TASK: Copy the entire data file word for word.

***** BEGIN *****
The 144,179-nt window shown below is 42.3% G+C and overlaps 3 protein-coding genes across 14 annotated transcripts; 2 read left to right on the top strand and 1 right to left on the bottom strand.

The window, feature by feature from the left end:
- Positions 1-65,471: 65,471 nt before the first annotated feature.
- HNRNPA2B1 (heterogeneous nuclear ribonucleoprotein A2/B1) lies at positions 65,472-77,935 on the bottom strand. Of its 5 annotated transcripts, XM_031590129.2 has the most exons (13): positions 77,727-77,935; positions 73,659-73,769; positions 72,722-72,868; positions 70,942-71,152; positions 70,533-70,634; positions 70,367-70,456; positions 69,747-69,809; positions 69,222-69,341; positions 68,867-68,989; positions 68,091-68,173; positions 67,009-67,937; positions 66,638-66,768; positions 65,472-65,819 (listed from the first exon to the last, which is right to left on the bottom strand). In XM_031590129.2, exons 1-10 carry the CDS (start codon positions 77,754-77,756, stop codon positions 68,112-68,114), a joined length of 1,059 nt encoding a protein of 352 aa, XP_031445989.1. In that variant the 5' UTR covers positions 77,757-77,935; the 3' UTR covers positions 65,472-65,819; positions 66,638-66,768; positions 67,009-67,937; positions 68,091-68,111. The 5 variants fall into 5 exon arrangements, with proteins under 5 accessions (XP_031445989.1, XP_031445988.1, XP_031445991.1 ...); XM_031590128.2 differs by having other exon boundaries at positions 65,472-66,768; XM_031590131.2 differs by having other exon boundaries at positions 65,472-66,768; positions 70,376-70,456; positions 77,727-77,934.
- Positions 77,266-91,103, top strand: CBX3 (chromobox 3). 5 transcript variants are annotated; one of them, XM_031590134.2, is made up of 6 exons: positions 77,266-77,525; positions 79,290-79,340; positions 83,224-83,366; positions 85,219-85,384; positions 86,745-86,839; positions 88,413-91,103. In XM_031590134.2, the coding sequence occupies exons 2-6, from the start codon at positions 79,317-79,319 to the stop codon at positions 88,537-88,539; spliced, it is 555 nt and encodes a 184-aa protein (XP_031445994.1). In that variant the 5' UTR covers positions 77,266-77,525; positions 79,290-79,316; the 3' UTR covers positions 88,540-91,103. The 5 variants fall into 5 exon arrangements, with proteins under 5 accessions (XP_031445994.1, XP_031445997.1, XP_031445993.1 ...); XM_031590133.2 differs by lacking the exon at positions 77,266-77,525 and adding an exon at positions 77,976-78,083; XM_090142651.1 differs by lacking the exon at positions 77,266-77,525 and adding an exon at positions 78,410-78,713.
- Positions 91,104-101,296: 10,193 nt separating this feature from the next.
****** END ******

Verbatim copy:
The 144,179-nt window shown below is 42.3% G+C and overlaps 3 protein-coding genes across 14 annotated transcripts; 2 read left to right on the top strand and 1 right to left on the bottom strand.

The window, feature by feature from the left end:
- Positions 1-65,471: 65,471 nt before the first annotated feature.
- HNRNPA2B1 (heterogeneous nuclear ribonucleoprotein A2/B1) lies at positions 65,472-77,935 on the bottom strand. Of its 5 annotated transcripts, XM_031590129.2 has the most exons (13): positions 77,727-77,935; positions 73,659-73,769; positions 72,722-72,868; positions 70,942-71,152; positions 70,533-70,634; positions 70,367-70,456; positions 69,747-69,809; positions 69,222-69,341; positions 68,867-68,989; positions 68,091-68,173; positions 67,009-67,937; positions 66,638-66,768; positions 65,472-65,819 (listed from the first exon to the last, which is right to left on the bottom strand). In XM_031590129.2, exons 1-10 carry the CDS (start codon positions 77,754-77,756, stop codon positions 68,112-68,114), a joined length of 1,059 nt encoding a protein of 352 aa, XP_031445989.1. In that variant the 5' UTR covers positions 77,757-77,935; the 3' UTR covers positions 65,472-65,819; positions 66,638-66,768; positions 67,009-67,937; positions 68,091-68,111. The 5 variants fall into 5 exon arrangements, with proteins under 5 accessions (XP_031445989.1, XP_031445988.1, XP_031445991.1 ...); XM_031590128.2 differs by having other exon boundaries at positions 65,472-66,768; XM_031590131.2 differs by having other exon boundaries at positions 65,472-66,768; positions 70,376-70,456; positions 77,727-77,934.
- Positions 77,266-91,103, top strand: CBX3 (chromobox 3). 5 transcript variants are annotated; one of them, XM_031590134.2, is made up of 6 exons: positions 77,266-77,525; positions 79,290-79,340; positions 83,224-83,366; positions 85,219-85,384; positions 86,745-86,839; positions 88,413-91,103. In XM_031590134.2, the coding sequence occupies exons 2-6, from the start codon at positions 79,317-79,319 to the stop codon at positions 88,537-88,539; spliced, it is 555 nt and encodes a 184-aa protein (XP_031445994.1). In that variant the 5' UTR covers positions 77,266-77,525; positions 79,290-79,316; the 3' UTR covers positions 88,540-91,103. The 5 variants fall into 5 exon arrangements, with proteins under 5 accessions (XP_031445994.1, XP_031445997.1, XP_031445993.1 ...); XM_031590133.2 differs by lacking the exon at positions 77,266-77,525 and adding an exon at positions 77,976-78,083; XM_090142651.1 differs by lacking the exon at positions 77,266-77,525 and adding an exon at positions 78,410-78,713.
- Positions 91,104-101,296: 10,193 nt separating this feature from the next.